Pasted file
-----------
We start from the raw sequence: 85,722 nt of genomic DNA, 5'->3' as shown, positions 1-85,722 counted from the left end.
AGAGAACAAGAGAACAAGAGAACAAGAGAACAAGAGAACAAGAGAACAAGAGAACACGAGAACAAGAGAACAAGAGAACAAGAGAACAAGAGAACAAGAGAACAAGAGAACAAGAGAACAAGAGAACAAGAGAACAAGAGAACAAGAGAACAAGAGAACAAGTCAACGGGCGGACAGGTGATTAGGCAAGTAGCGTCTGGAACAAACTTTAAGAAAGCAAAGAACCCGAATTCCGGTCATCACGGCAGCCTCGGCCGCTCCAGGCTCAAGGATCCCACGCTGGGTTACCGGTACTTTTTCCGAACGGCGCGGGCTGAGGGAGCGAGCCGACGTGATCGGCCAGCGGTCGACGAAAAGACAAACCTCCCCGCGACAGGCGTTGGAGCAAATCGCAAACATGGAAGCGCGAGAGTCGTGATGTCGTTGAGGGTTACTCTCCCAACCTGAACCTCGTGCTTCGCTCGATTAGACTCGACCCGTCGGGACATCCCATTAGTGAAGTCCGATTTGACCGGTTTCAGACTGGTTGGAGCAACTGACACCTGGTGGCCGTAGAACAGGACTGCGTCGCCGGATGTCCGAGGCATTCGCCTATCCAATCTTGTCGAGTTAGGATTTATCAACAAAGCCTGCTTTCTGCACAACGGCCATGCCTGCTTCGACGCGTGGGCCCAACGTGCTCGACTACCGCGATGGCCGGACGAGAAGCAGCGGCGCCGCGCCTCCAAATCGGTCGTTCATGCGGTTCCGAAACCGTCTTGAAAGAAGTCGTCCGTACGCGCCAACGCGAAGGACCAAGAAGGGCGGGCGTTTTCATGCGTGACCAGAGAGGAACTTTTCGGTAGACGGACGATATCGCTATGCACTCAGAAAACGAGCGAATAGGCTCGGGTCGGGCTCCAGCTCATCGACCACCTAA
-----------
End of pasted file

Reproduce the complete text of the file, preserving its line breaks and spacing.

We start from the raw sequence: 85,722 nt of genomic DNA, 5'->3' as shown, positions 1-85,722 counted from the left end.
AGAGAACAAGAGAACAAGAGAACAAGAGAACAAGAGAACAAGAGAACAAGAGAACACGAGAACAAGAGAACAAGAGAACAAGAGAACAAGAGAACAAGAGAACAAGAGAACAAGAGAACAAGAGAACAAGAGAACAAGAGAACAAGAGAACAAGAGAACAAGTCAACGGGCGGACAGGTGATTAGGCAAGTAGCGTCTGGAACAAACTTTAAGAAAGCAAAGAACCCGAATTCCGGTCATCACGGCAGCCTCGGCCGCTCCAGGCTCAAGGATCCCACGCTGGGTTACCGGTACTTTTTCCGAACGGCGCGGGCTGAGGGAGCGAGCCGACGTGATCGGCCAGCGGTCGACGAAAAGACAAACCTCCCCGCGACAGGCGTTGGAGCAAATCGCAAACATGGAAGCGCGAGAGTCGTGATGTCGTTGAGGGTTACTCTCCCAACCTGAACCTCGTGCTTCGCTCGATTAGACTCGACCCGTCGGGACATCCCATTAGTGAAGTCCGATTTGACCGGTTTCAGACTGGTTGGAGCAACTGACACCTGGTGGCCGTAGAACAGGACTGCGTCGCCGGATGTCCGAGGCATTCGCCTATCCAATCTTGTCGAGTTAGGATTTATCAACAAAGCCTGCTTTCTGCACAACGGCCATGCCTGCTTCGACGCGTGGGCCCAACGTGCTCGACTACCGCGATGGCCGGACGAGAAGCAGCGGCGCCGCGCCTCCAAATCGGTCGTTCATGCGGTTCCGAAACCGTCTTGAAAGAAGTCGTCCGTACGCGCCAACGCGAAGGACCAAGAAGGGCGGGCGTTTTCATGCGTGACCAGAGAGGAACTTTTCGGTAGACGGACGATATCGCTATGCACTCAGAAAACGAGCGAATAGGCTCGGGTCGGGCTCCAGCTCATCGACCACCTAA